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Kirby Brandon Hicks

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Studio Sessions | Kirby talks writing about Kanye West’s mom with him, Brandy’s transparency, and her own music

In this installment of “Studio Sessions,” the singer/songwriter explains the connection she developed with Brandy, and how she got the attention of Roc Nation’s president from her home in Mississippi, and more.

For “Studios Sessions,” we delve into the stories behind the long hours in the studio and all that goes into making an album by talking with artists, producers, engineers, photographers, and more who are intimately connected to the recording process with some of the biggest artists in the world. These are the stories that rarely leave the booth.

Kirby is a singer/songwriter trying to keep soul music alive and has helped some of the best artists write music. She’s helped Brandy pour her heart out on “Beggin’ & Pleadin’.” She helped Kanye West talk to his mother after her passing on “Only One.” It’s the latter song that shows the trust artists have in Kirby’s songwriting abilities.

“‘Only One’ feels a bit more personal because ‘Hey Mama’ was my favorite song. So, for him to trust me to be part of the process of writing a song to his mother in her passing — God rest her soul — was not something I took lightly. I remember being in the elevator at Berklee College of Music when his mom passed (on November 10, 2007),” Kirby told REVOLT.

In this installment of “Studio Sessions,” Kirby explains how she found time to work on her EP Sis, the close connection she developed with Brandy while working on music, and how she got the attention of Roc Nation’s president from her home in Mississippi.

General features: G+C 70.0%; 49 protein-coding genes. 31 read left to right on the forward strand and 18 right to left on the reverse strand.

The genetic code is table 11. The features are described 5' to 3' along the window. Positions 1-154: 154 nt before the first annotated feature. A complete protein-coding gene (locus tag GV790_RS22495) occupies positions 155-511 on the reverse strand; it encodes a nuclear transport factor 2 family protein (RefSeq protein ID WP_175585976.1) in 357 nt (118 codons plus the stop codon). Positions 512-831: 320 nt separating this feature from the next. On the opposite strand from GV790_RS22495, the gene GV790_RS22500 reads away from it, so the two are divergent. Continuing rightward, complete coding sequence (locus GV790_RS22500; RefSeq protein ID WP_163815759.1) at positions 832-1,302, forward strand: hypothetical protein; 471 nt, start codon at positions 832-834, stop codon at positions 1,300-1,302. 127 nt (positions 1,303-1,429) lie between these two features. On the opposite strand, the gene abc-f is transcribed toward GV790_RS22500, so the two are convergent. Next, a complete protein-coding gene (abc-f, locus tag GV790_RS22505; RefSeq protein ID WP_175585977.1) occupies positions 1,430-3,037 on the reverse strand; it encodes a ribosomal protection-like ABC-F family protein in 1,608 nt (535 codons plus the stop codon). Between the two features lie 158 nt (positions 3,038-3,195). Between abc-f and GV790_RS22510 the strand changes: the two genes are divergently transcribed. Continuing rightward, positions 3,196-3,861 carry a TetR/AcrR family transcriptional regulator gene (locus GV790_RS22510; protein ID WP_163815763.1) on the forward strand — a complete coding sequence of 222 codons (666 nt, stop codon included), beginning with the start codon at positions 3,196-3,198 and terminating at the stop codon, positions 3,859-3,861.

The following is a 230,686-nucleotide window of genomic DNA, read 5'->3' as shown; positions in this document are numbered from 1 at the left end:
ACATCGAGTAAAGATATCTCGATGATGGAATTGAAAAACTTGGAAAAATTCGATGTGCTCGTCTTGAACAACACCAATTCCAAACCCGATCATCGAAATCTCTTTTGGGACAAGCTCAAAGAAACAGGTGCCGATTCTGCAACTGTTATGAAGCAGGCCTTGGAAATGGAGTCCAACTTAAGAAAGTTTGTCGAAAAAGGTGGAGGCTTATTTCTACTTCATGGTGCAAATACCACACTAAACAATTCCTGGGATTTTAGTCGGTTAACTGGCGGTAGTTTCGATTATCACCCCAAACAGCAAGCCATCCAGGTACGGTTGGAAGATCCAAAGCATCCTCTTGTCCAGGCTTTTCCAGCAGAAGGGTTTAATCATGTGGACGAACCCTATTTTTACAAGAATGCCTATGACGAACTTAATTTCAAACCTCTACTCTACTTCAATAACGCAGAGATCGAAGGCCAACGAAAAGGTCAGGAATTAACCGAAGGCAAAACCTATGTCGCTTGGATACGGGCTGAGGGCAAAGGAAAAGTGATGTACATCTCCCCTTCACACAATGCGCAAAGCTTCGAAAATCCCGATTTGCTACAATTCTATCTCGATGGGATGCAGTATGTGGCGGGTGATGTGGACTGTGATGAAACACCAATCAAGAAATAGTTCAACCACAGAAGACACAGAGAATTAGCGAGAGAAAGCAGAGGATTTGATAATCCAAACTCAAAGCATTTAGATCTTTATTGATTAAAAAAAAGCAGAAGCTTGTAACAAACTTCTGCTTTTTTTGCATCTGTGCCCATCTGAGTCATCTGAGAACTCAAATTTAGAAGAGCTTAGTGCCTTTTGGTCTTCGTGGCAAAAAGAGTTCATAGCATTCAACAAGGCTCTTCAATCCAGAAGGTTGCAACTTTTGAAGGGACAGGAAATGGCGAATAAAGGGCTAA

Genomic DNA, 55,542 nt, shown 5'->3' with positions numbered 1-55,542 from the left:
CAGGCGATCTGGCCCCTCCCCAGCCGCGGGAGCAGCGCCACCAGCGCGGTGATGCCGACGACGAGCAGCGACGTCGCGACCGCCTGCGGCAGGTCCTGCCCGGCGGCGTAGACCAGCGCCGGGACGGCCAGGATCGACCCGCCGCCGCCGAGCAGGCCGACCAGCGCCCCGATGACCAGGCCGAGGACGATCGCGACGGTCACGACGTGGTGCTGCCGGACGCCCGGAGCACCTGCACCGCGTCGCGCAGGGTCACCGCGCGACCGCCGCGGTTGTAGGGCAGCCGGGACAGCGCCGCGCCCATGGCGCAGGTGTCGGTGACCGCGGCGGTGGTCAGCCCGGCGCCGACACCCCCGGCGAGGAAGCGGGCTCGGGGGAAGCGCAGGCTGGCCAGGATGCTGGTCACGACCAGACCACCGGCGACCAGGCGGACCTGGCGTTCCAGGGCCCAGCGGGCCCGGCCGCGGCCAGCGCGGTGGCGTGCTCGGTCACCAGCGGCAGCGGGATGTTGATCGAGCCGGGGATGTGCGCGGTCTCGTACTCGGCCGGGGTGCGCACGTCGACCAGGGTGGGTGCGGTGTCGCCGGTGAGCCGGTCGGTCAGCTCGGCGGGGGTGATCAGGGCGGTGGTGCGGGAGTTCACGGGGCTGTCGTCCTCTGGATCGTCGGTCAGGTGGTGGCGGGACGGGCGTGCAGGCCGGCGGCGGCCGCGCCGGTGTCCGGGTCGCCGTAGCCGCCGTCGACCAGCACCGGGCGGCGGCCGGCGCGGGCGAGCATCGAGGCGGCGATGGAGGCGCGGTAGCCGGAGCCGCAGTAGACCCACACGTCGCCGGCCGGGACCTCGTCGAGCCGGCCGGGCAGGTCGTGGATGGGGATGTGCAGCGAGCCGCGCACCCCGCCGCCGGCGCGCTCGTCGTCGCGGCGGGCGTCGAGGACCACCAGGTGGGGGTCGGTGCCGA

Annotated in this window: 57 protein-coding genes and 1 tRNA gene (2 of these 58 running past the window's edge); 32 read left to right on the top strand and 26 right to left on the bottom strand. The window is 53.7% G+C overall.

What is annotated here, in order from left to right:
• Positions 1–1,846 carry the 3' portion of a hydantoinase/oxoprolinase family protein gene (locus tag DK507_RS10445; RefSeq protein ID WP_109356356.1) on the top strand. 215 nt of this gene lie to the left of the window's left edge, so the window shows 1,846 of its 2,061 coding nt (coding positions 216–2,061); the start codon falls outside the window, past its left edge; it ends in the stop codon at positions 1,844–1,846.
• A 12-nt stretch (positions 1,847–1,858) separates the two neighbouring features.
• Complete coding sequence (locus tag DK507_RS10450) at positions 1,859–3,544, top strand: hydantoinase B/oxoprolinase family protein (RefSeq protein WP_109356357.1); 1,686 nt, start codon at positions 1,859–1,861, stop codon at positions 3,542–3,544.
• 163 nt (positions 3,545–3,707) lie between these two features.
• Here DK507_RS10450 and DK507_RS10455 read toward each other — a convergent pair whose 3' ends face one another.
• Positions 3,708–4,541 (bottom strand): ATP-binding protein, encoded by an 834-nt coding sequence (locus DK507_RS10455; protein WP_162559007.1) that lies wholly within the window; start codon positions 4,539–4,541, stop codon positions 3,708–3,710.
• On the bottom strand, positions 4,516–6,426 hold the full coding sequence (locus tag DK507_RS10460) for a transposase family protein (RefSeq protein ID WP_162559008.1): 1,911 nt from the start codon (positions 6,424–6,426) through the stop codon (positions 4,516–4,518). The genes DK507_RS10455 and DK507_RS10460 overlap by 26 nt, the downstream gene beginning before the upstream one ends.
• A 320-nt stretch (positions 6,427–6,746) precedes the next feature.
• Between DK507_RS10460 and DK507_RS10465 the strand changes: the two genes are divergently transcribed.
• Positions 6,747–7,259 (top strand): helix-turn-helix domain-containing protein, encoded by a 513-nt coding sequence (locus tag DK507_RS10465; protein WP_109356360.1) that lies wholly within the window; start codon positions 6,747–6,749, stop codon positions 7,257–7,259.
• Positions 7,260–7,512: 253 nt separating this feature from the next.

You recorded one song a day on YouTube for a year and got signed by Roc Nation because of that. What was your recording set up like?

Honestly, it was 2012 and I was back home in Mississippi working at Urban Outfitters. I told my mom, ‘Listen, I dropped out of school. Sallie Mae isn’t trying to give me any more money to go back. Something has to happen.’ To make a long story short, the love of my life got into a car accident and it was a really big shock to me. When that happened, I told my parents, ‘I don’t know how much time we have left on this earth. I have to try. I know I don’t have any connections to the industry, but I have to try. So, I literally set up a Canon [EOS Rebel] T3 camera. I’ll be on my mom’s piano, write a song a day, upload it to YouTube, and try to Google people that worked in the music industry. I would be on ASCAP and BMI’s website to see who is at the award shows, find their Facebook, and email.